As for Six Flags America, I’m told that the previous Park President, Rick Howarth, has returned to SFA to serve as Park President yet again. Howarth departed SFA for the Six Flags corporate office in Texas to serve as VP of Procurement from Nov. 2020 until Dec. 2021. As we said before, a large number of VPs in the corporate office were let go in December under the restructuring of the new CEO, but in this case it looks like Howarth was kept and sent back to Maryland.
    (1/1/22) In a fascinating move, events that took place earlier this week at Six Flags Mexico have resulted in the corporate Six Flags office dropping an old chain-wide policy banning public displays of affection. It all started on Wednesday when a gay couple at Six Flags Mexico were apparently spotted kissing while in line for a ride. Before long a group of park security members arrived on the scene, removed from the line and soon after they were also taken by security to the park exit and asked to leave.
    Word spread quickly and LGBTQ social media activists asked for locals to arrive at the park entrance the next morning for a “kissathon” event in protest of the previous day’s events. To their credit, Six Flags corporate management got caught up on exactly what took place and responded fairly quickly, and before the end of the day they had posted a chain-wide policy revision stating that the old policy that “discourages guests from being overly affectionate” in their parks was originally intended just to maintain a “family-friendly atmosphere” and that it “applied equally to all guests, regards of race, religion, gender of sexual orientation.”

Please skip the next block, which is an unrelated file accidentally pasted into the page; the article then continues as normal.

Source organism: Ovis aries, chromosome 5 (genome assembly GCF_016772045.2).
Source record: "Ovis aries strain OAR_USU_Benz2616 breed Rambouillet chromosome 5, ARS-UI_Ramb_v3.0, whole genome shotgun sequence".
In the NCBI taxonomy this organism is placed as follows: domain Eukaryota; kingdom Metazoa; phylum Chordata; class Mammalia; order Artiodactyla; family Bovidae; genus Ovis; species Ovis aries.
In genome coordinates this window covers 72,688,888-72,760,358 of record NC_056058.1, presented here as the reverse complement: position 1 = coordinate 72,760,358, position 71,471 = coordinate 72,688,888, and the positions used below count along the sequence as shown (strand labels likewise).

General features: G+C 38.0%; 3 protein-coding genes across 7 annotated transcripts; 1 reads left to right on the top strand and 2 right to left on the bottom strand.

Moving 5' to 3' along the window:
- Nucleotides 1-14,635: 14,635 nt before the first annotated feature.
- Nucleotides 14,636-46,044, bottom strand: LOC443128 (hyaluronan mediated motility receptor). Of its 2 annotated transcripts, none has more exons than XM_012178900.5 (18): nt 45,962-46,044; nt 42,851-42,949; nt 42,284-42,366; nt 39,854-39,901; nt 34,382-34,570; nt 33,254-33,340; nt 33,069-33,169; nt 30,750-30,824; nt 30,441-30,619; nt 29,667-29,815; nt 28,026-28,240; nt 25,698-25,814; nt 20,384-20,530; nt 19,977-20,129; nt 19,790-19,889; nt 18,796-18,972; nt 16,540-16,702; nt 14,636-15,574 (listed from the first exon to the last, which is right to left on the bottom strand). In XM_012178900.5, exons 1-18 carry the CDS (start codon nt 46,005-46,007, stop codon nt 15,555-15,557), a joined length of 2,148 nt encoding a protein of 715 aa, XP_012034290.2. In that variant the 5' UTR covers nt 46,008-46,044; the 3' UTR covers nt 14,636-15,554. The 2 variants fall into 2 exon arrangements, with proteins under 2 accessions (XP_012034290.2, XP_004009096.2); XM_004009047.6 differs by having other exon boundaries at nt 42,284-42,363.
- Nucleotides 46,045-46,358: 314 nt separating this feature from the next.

Regardless of how the policy was worded, I’d say that anyone with eyes who ever visited a park could probably tell you that the policy was likely not viewed to be equally enforced across all demographics and orientations. But the good news is that the policy is now no more. According to the statement from Six Flags, “based on guest feedback, we have determined that having a policy that speaks to affectionate behavior is not necessary and we have removed the policy.”
    I doubt this will be the end of the issue just yet as there are already complaints that a statement about a change in policy is not the same as an apology, which is what is also wanted at this time by many.